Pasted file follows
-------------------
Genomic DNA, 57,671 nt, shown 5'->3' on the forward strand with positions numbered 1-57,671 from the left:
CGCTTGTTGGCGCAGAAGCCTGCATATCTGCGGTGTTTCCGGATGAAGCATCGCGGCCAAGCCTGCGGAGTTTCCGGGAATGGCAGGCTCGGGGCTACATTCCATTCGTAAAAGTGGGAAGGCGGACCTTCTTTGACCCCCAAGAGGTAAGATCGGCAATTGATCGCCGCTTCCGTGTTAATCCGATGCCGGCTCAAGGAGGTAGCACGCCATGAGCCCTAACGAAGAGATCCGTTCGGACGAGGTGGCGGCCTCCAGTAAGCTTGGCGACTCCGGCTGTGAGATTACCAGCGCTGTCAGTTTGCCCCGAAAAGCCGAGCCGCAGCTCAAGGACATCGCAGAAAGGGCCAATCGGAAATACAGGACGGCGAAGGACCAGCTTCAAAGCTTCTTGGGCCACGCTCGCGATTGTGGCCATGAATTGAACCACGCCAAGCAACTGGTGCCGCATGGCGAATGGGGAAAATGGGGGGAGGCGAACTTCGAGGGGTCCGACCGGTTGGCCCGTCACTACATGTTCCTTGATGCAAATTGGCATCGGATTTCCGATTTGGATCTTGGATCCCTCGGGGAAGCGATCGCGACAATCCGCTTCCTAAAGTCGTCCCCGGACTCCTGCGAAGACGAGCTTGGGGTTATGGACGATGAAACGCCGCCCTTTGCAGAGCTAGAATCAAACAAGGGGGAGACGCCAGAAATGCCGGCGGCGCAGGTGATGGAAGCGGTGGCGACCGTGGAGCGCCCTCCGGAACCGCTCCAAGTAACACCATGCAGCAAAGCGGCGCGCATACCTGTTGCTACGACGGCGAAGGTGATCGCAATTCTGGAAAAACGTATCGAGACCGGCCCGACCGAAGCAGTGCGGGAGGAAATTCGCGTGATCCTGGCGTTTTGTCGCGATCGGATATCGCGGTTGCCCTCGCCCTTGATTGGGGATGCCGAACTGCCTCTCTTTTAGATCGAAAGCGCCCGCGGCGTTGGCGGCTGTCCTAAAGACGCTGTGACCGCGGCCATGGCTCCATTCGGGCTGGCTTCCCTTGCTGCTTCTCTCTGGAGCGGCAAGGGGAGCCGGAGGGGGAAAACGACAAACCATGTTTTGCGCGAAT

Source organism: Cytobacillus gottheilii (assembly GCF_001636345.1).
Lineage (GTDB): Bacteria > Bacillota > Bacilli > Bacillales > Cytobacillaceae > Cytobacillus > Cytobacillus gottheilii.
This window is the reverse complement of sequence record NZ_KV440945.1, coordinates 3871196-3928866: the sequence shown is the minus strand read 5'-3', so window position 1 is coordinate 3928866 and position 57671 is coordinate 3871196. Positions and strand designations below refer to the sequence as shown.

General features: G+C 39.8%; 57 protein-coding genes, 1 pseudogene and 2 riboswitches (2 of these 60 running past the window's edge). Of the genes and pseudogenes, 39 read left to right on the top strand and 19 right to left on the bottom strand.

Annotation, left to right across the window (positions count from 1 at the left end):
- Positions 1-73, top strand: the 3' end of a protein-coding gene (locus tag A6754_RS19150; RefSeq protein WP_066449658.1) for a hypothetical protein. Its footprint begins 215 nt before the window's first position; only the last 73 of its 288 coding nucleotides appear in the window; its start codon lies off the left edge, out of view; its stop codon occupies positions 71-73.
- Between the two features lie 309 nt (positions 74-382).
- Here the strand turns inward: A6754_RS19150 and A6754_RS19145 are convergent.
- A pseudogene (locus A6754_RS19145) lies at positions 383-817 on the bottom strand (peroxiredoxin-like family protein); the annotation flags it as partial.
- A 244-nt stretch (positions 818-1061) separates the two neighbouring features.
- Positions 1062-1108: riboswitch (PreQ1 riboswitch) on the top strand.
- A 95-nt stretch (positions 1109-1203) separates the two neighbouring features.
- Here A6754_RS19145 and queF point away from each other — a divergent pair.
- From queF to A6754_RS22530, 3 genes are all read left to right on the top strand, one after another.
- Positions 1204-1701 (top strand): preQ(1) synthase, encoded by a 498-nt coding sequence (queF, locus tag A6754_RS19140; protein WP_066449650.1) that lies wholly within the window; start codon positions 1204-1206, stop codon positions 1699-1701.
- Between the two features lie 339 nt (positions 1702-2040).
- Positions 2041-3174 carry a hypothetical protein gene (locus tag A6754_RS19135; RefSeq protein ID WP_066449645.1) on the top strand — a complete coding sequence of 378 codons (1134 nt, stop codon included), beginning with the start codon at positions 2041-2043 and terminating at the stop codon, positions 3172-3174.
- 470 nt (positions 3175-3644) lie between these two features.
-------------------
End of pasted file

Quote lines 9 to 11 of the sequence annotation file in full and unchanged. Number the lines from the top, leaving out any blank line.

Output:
- Between the two features lie 309 nt (positions 74-382).
- Here the strand turns inward: A6754_RS19150 and A6754_RS19145 are convergent.
- A pseudogene (locus A6754_RS19145) lies at positions 383-817 on the bottom strand (peroxiredoxin-like family protein); the annotation flags it as partial.